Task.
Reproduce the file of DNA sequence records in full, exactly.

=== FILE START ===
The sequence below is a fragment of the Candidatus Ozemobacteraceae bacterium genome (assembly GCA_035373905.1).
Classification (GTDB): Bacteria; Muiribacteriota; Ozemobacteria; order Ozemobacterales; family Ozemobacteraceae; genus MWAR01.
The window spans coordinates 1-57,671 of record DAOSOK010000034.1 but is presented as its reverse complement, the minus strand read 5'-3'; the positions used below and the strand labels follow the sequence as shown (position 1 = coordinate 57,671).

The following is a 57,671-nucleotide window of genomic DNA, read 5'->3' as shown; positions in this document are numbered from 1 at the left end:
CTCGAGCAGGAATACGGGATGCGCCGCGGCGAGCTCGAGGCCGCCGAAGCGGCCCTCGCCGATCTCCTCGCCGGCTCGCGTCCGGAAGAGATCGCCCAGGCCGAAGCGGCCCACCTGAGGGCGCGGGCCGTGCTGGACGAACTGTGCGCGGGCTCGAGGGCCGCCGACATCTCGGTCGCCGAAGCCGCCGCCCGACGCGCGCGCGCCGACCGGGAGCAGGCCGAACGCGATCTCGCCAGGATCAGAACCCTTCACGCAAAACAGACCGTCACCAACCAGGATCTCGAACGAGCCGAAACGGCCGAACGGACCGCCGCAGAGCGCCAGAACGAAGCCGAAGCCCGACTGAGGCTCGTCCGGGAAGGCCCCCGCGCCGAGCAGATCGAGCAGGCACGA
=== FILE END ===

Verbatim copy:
The sequence below is a fragment of the Candidatus Ozemobacteraceae bacterium genome (assembly GCA_035373905.1).
Classification (GTDB): Bacteria; Muiribacteriota; Ozemobacteria; order Ozemobacterales; family Ozemobacteraceae; genus MWAR01.
The window spans coordinates 1-57,671 of record DAOSOK010000034.1 but is presented as its reverse complement, the minus strand read 5'-3'; the positions used below and the strand labels follow the sequence as shown (position 1 = coordinate 57,671).

The following is a 57,671-nucleotide window of genomic DNA, read 5'->3' as shown; positions in this document are numbered from 1 at the left end:
CTCGAGCAGGAATACGGGATGCGCCGCGGCGAGCTCGAGGCCGCCGAAGCGGCCCTCGCCGATCTCCTCGCCGGCTCGCGTCCGGAAGAGATCGCCCAGGCCGAAGCGGCCCACCTGAGGGCGCGGGCCGTGCTGGACGAACTGTGCGCGGGCTCGAGGGCCGCCGACATCTCGGTCGCCGAAGCCGCCGCCCGACGCGCGCGCGCCGACCGGGAGCAGGCCGAACGCGATCTCGCCAGGATCAGAACCCTTCACGCAAAACAGACCGTCACCAACCAGGATCTCGAACGAGCCGAAACGGCCGAACGGACCGCCGCAGAGCGCCAGAACGAAGCCGAAGCCCGACTGAGGCTCGTCCGGGAAGGCCCCCGCGCCGAGCAGATCGAGCAGGCACGA